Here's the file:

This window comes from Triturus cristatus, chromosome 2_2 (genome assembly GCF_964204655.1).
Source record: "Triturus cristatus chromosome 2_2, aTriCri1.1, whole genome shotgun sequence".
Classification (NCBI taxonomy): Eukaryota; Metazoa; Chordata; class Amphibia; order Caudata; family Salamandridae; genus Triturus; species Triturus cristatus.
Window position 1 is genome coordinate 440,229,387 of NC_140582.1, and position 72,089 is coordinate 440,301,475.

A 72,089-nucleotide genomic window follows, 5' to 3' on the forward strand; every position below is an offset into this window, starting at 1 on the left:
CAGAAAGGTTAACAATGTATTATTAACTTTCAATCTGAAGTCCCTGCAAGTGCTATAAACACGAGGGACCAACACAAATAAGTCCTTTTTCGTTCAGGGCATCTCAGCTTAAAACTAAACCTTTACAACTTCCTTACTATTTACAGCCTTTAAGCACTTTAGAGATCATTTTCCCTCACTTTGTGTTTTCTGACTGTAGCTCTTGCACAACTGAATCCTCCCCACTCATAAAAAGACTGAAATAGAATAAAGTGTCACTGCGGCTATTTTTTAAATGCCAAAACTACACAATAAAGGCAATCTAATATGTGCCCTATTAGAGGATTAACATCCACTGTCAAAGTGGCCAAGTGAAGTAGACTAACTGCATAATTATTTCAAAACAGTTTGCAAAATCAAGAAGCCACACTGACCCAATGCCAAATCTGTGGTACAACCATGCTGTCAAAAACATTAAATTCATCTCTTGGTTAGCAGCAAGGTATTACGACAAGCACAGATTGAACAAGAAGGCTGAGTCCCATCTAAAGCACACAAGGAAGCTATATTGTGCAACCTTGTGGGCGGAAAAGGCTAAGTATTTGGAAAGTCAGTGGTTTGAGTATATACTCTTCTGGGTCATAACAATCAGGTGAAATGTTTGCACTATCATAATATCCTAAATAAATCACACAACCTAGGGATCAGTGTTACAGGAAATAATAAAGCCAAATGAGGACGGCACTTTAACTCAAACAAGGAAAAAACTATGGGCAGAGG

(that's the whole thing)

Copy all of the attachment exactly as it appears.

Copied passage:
This window comes from Triturus cristatus, chromosome 2_2 (genome assembly GCF_964204655.1).
Source record: "Triturus cristatus chromosome 2_2, aTriCri1.1, whole genome shotgun sequence".
Classification (NCBI taxonomy): Eukaryota; Metazoa; Chordata; class Amphibia; order Caudata; family Salamandridae; genus Triturus; species Triturus cristatus.
Window position 1 is genome coordinate 440,229,387 of NC_140582.1, and position 72,089 is coordinate 440,301,475.

A 72,089-nucleotide genomic window follows, 5' to 3' on the forward strand; every position below is an offset into this window, starting at 1 on the left:
CAGAAAGGTTAACAATGTATTATTAACTTTCAATCTGAAGTCCCTGCAAGTGCTATAAACACGAGGGACCAACACAAATAAGTCCTTTTTCGTTCAGGGCATCTCAGCTTAAAACTAAACCTTTACAACTTCCTTACTATTTACAGCCTTTAAGCACTTTAGAGATCATTTTCCCTCACTTTGTGTTTTCTGACTGTAGCTCTTGCACAACTGAATCCTCCCCACTCATAAAAAGACTGAAATAGAATAAAGTGTCACTGCGGCTATTTTTTAAATGCCAAAACTACACAATAAAGGCAATCTAATATGTGCCCTATTAGAGGATTAACATCCACTGTCAAAGTGGCCAAGTGAAGTAGACTAACTGCATAATTATTTCAAAACAGTTTGCAAAATCAAGAAGCCACACTGACCCAATGCCAAATCTGTGGTACAACCATGCTGTCAAAAACATTAAATTCATCTCTTGGTTAGCAGCAAGGTATTACGACAAGCACAGATTGAACAAGAAGGCTGAGTCCCATCTAAAGCACACAAGGAAGCTATATTGTGCAACCTTGTGGGCGGAAAAGGCTAAGTATTTGGAAAGTCAGTGGTTTGAGTATATACTCTTCTGGGTCATAACAATCAGGTGAAATGTTTGCACTATCATAATATCCTAAATAAATCACACAACCTAGGGATCAGTGTTACAGGAAATAATAAAGCCAAATGAGGACGGCACTTTAACTCAAACAAGGAAAAAACTATGGGCAGAGG